Motor control is one of the applications that the dsPIC33CH has been aimed at and, with the inclusion of the CAN-FD peripheral, this chip is particularly suited for automotive motor control. Motors commonly found in the automotive industry include pumps and fans—and the failure of these typically results in a broken car.
One problem that seems to be completely unaddressed is the lack of oil level sensors in cars but the dsPIC33CH could potentially be used to solve this. While a sensor cannot be submerged into the oil (if this was the solution then it would have been done already), pump power can potentially be monitored and if the pump consumes less power then it may be due to the lack of fluid in the system.
Of course, motors are not just found in the automotive industry; drones and robotics could seriously benefit from the dsPIC33CH, as well. Drones are notorious for crashing and failing (sometimes spectacularly) and the cause of this is often that one of the motors either spun too fast or not enough (which creates an imbalance in the forces created by the propellers).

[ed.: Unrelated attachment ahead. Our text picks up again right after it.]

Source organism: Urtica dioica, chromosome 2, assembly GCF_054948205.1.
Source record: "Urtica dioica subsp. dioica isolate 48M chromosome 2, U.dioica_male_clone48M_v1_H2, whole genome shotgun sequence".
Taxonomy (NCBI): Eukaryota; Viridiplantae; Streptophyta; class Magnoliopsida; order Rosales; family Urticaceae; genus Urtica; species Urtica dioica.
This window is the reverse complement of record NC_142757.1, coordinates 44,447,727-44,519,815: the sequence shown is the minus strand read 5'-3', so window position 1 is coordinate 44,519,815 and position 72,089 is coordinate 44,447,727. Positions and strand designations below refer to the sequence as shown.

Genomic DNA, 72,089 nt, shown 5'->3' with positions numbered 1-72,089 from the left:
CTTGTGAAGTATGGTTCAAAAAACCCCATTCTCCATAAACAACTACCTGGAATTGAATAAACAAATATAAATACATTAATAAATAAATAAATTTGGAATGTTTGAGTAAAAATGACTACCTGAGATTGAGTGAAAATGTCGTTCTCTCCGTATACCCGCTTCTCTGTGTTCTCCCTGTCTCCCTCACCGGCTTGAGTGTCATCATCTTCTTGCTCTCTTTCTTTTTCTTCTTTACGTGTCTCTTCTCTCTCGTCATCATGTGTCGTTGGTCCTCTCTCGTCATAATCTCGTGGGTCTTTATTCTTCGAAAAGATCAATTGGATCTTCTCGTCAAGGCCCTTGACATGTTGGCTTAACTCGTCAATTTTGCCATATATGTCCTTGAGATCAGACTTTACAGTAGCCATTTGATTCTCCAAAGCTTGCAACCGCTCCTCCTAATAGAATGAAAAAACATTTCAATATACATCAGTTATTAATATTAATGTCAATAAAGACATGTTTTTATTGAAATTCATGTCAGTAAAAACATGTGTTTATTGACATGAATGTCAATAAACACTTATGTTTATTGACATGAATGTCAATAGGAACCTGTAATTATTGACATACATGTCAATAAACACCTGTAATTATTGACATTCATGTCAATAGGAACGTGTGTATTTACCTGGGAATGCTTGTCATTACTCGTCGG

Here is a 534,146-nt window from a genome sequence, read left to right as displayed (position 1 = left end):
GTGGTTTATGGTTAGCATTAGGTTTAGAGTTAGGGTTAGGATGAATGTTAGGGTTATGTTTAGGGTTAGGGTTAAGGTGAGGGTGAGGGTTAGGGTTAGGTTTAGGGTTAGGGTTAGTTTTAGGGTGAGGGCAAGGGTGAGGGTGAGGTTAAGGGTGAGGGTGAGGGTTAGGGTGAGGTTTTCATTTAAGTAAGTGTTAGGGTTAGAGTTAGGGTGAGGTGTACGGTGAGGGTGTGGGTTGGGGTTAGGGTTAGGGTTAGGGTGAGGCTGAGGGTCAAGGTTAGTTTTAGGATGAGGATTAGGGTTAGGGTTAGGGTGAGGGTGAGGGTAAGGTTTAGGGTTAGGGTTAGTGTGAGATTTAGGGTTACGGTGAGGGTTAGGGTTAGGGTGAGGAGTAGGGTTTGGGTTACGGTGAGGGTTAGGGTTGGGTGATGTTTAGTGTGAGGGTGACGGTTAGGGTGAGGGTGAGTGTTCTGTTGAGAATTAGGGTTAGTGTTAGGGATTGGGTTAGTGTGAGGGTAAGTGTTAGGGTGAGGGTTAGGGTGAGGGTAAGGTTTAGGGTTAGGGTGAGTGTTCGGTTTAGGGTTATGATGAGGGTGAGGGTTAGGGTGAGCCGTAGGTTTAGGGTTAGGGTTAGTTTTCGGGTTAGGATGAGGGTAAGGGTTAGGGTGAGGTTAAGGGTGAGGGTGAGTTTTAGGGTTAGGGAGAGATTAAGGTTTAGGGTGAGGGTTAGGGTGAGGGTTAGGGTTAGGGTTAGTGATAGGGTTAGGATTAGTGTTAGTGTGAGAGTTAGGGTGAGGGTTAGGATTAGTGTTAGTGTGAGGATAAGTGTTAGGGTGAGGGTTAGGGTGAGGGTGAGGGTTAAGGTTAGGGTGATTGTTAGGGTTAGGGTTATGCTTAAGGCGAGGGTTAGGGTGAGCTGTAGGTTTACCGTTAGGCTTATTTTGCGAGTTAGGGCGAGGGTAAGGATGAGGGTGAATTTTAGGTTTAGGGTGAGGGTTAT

The dsPIC33CH could not only be used to receive radio transmissions (as well as navigate) but the slave core could also be made to monitor each motor and make nanosecond decisions to keep the drone stable.
Possible use of the slave and master cores. Image courtesy of Microchip
But could the dsPIC33CH design be beneficial in other applications? For the answer, just look for any application that requires parallel processing where reliability is key. Even in situations where safety is not important, cores that are completely independent can be very beneficial in applications including server networking where the slave core can be used to handle incoming network connections while the master core provides a user interface and monitoring access point. Cars that integrate sensors could use the dsPIC33CH to both provide the user with a graphical user interface all while processing data from ranging sensors using the slave core.
The dsPIC33CH range of microcontrollers offers a dual core system in which the cores work independently but can still message each other to ensure that both systems are working. The inclusion of the CAN-FD bus, the programmable logic arrays, and the many peripherals ensure that this microcontroller is not missing out on any features and the fact that both cores work at 90 MIPS guarantees that current demands from technology will easily be met. But the most important aspect of this system is the relief to engineering teams when they come together at the end to seamlessly put their independently designed code onto the processor.